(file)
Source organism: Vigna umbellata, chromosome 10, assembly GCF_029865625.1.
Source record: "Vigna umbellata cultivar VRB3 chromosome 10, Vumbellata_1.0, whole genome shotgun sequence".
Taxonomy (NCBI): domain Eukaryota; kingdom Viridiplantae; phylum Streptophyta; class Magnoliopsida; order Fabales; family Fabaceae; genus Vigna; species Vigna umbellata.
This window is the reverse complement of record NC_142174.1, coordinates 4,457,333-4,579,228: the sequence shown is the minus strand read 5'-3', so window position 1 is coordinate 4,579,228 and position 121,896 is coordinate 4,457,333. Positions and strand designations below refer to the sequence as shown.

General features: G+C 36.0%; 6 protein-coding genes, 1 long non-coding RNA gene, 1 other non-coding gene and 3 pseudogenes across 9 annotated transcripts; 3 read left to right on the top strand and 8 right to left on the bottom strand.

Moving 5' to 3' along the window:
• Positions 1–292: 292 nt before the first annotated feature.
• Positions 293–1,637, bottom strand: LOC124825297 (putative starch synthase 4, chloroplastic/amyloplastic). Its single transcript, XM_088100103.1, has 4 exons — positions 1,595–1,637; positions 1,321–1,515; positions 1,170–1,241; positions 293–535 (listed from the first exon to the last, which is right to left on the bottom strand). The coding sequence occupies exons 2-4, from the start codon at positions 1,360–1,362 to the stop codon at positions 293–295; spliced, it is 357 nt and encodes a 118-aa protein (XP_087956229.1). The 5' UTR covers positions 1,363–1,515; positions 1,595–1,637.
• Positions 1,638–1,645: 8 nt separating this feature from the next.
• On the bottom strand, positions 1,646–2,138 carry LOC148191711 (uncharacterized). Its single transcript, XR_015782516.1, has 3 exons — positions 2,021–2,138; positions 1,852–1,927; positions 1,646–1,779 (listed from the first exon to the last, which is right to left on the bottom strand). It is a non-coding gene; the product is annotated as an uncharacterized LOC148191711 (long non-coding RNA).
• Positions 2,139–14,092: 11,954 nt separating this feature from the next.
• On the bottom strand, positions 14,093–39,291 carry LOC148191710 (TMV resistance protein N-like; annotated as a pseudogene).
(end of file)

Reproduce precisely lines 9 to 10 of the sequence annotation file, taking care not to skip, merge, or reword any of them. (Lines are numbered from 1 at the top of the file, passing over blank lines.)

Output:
• Positions 1,638–1,645: 8 nt separating this feature from the next.
• On the bottom strand, positions 1,646–2,138 carry LOC148191711 (uncharacterized). Its single transcript, XR_015782516.1, has 3 exons — positions 2,021–2,138; positions 1,852–1,927; positions 1,646–1,779 (listed from the first exon to the last, which is right to left on the bottom strand). It is a non-coding gene; the product is annotated as an uncharacterized LOC148191711 (long non-coding RNA).